Artist Sam Durant’s Eerie Modernist Drone Will Hover Over New York as the Next High Line Plinth Commission

The 48-foot long sculpture is the same size as a Predator drone.

Sam Durant, Untitled (drone), rendering. Photo courtesy of High Line Art.
Sam Durant, Untitled (drone), rendering. Photo courtesy of High Line Art.

An ominous but easily missable new sculpture will appear 25 feet over the High Line next month. Sam Durant’s fiberglass kinetic sculpture of a Predator drone will be more or less visible depending on the wind, time of day, and light conditions. Sometimes it will blend into the clouds altogether.

The artist’s stripped-down drone looks like a sleekly abstract Modernist sculpture, and does not include the remote-controlled military aircraft’s cameras, weapons, or landing gear. But with a 48-foot wingspan, it is the same size as the real deal.

“For Sam, the goal is to make visible in America the drone warfare that this country carries out against countries very far away,” Cecilia Alemani, director and chief curator of High Line Art, told the New York Times.

The U.S. military began using Predator drones in 1995. It has used them to conduct reconnaissance and airstrikes in Afghanistan, Iraq, Libya, Pakistan, Syria, Somalia, Yemen, and other countries in the decades since.

Sam Durant, <em>Untitled (drone)</em>, rendering. Photo courtesy of High Line Art.

Sam Durant, Untitled (drone), rendering. Photo courtesy of High Line Art.

“We can pretty much say that there’s never been a just war,” Durant said in a video produced by High Line Art. “Maybe people are not aware of the drones and just how ubiquitous they are in other parts of the world.” The sculpture, which rotates like a weathervane, will be on view for 18 months,

Untitled (drone) is meant to animate the question about the use of drones, surveillance, and targeted killings in places far and near, and whether as a society we agree with and want to continue these practices,” Durant said in a statement.

Durant’s work is the second commission for the High Line Plinth, a dedicated space for monumental contemporary art that was first announced in 2017 and inspired by the “Fourth Plinth” in London’s Trafalgar Square. Durant’s proposal was one of 12 finalists unveiled that year, but his selection remained under wraps until now.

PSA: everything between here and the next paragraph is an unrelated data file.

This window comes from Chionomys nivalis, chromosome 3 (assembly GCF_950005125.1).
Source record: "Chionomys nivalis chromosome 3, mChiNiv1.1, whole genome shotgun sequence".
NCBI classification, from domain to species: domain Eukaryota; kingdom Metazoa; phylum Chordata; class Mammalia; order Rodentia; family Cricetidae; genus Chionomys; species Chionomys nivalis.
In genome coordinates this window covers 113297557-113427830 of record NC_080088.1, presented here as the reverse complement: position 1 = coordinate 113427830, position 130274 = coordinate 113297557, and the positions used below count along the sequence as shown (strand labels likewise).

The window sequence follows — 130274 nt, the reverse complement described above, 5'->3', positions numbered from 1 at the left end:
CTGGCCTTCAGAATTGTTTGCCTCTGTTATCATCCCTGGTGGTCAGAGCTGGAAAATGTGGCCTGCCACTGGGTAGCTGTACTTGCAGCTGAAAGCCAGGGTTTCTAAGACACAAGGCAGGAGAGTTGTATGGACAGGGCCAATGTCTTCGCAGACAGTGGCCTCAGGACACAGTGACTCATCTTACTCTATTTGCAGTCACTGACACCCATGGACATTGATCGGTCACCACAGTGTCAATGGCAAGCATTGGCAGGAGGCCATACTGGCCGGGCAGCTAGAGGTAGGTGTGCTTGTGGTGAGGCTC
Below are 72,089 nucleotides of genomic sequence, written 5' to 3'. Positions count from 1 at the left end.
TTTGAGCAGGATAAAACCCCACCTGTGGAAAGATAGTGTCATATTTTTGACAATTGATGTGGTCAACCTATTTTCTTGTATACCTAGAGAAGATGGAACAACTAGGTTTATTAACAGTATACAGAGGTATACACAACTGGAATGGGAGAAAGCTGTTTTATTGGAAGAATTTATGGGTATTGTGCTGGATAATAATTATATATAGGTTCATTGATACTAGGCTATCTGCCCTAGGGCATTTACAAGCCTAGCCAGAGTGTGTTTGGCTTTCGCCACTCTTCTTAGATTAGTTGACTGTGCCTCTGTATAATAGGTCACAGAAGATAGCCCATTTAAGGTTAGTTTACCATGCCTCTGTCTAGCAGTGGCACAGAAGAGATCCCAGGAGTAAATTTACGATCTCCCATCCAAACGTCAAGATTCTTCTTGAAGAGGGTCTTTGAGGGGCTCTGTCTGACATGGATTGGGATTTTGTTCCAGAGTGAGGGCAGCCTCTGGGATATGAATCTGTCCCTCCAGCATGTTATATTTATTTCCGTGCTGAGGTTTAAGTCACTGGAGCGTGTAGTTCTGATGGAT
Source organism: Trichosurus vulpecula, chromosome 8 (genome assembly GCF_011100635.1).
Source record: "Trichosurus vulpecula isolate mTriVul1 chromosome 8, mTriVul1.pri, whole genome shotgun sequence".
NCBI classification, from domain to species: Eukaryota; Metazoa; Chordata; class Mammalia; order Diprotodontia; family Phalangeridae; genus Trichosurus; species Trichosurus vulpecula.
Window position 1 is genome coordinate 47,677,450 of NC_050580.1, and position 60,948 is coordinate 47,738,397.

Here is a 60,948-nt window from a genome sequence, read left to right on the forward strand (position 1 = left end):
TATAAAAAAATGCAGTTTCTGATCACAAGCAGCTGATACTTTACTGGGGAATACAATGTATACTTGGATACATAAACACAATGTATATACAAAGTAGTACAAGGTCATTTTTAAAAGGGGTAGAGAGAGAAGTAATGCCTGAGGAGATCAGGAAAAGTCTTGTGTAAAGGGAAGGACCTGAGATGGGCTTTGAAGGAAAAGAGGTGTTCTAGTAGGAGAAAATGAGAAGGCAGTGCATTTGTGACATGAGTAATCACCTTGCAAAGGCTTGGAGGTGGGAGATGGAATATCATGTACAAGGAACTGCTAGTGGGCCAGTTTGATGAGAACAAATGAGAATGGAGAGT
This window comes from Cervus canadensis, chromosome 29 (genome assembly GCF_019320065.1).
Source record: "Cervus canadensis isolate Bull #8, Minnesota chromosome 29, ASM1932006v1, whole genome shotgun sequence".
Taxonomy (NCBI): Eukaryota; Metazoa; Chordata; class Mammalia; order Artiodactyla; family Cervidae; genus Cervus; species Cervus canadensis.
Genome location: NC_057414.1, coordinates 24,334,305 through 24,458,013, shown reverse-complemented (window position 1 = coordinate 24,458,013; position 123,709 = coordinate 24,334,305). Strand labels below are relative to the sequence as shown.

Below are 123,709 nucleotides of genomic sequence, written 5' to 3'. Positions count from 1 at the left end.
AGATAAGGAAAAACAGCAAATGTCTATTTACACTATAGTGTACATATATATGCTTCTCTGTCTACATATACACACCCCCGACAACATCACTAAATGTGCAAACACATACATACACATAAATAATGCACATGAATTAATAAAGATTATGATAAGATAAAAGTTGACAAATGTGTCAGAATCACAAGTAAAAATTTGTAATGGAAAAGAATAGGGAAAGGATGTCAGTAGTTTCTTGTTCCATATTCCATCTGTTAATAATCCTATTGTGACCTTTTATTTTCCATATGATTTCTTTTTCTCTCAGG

The plinth’s inaugural work, Brick House by Simone Leigh, has been on view since 2019, when the last section of the old train tracks that make up the High Line first opened. (Governor Andrew Cuomo recently announced a two-pronged expansion of the elevated park.)

Leigh has since been tapped to represent the U.S. at the Venice Biennale in 2022, for which Alemani is director of the international exhibition.

Simone Leigh,Brick House at the Spur, the last section of the original structure of the High Line to be converted into public space in New York. Photo by Timothy A. Clary/AFP/Getty Images.

Simone Leigh, Brick House at the Spur, the last section of the original structure of the High Line to be converted into public space in New York. Photo by Timothy A. Clary/AFP/Getty Images.

Last summer, the High Line offered the public a chance to weigh in on 80 proposals for the third and fourth plinth commissions, set to appear in 2022 and 2024. The 12 artists still in the running include Iván Argote, Nick Cave, and Teresita Fernández.

Untitled (drone) is Durant’s first major public sculpture since a controversy erupted after Minneapolis’s Walker Art Center acquired his piece Scaffold (2012) in 2017. The work, which had been exhibited without issue at Documenta in Germany, served as a critique of capital punishment in the U.S. The sculpture was a composite of the gallows used in six high-profile executions, including the largest in the nation’s history, of 38 Dakota men, in Mankato, Minnesota.

Sam Durant, Scaffold. Courtesy of Sarah Cascone.

Sam Durant, Scaffold. Courtesy of Sarah Cascone.

The tribe, which was not consulted ahead of the work’s acquisition, objected to the display and Durant ultimately handed the sculpture over to the tribe to be buried.

“Having my work seen by the Dakota community, whose struggle with historical injustice it was meant to support, as an attack on them was deeply painful,” Durant told the Times. “They wanted to perform a ritual healing process and that was, in my eyes, the most appropriate way to continue with the work.


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